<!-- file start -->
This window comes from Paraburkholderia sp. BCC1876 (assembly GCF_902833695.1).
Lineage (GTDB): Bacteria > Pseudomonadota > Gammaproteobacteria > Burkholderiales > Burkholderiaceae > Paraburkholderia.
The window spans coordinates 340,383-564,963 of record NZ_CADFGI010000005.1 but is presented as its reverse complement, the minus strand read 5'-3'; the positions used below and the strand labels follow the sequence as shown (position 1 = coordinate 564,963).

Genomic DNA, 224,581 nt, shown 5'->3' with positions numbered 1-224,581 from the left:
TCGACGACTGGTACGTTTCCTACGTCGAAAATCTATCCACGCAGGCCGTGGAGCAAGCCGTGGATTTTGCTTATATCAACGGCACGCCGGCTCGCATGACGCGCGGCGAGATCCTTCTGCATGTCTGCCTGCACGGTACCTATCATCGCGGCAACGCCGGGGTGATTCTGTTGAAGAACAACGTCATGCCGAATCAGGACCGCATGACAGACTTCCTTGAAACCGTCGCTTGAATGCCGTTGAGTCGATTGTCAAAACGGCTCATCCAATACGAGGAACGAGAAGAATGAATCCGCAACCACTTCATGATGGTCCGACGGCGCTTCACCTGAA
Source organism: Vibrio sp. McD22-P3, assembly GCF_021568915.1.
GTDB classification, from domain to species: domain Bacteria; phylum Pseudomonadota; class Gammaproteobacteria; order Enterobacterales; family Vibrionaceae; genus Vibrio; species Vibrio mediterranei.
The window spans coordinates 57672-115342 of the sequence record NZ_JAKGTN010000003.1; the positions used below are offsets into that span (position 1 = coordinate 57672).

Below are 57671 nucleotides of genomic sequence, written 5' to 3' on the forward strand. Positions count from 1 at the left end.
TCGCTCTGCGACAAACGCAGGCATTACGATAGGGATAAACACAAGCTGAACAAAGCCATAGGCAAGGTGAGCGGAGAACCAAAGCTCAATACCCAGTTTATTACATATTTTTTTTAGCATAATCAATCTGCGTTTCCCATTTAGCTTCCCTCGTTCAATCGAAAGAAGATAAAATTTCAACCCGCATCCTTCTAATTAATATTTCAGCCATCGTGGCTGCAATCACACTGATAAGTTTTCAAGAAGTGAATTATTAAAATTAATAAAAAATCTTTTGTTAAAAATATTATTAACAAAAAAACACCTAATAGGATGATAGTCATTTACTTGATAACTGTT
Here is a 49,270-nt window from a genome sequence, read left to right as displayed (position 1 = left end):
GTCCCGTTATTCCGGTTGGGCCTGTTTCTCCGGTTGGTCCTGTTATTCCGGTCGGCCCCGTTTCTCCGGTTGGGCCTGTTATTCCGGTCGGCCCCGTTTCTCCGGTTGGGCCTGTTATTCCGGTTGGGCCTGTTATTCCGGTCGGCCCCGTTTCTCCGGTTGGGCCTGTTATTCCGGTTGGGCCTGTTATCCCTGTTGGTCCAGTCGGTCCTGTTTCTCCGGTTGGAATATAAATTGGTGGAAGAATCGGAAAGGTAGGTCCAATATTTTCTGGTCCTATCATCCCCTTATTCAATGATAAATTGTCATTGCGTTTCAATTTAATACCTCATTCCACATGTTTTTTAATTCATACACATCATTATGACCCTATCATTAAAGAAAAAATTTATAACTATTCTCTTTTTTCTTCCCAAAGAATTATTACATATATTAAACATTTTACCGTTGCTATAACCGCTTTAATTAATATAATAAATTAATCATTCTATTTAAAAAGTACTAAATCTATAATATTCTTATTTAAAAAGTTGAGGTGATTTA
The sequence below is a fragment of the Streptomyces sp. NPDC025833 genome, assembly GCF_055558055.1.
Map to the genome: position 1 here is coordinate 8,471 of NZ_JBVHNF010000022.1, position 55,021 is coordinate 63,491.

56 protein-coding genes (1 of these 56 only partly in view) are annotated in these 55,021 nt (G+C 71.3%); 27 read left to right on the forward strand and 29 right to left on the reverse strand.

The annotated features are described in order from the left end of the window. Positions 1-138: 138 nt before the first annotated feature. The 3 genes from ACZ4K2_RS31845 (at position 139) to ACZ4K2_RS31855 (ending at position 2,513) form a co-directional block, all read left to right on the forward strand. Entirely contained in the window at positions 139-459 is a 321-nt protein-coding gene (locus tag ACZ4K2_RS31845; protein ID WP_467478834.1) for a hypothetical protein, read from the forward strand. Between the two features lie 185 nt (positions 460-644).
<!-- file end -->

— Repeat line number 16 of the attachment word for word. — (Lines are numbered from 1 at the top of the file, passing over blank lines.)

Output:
The annotated features are described in order from the left end of the window. Positions 1-138: 138 nt before the first annotated feature. The 3 genes from ACZ4K2_RS31845 (at position 139) to ACZ4K2_RS31855 (ending at position 2,513) form a co-directional block, all read left to right on the forward strand. Entirely contained in the window at positions 139-459 is a 321-nt protein-coding gene (locus tag ACZ4K2_RS31845; protein ID WP_467478834.1) for a hypothetical protein, read from the forward strand. Between the two features lie 185 nt (positions 460-644).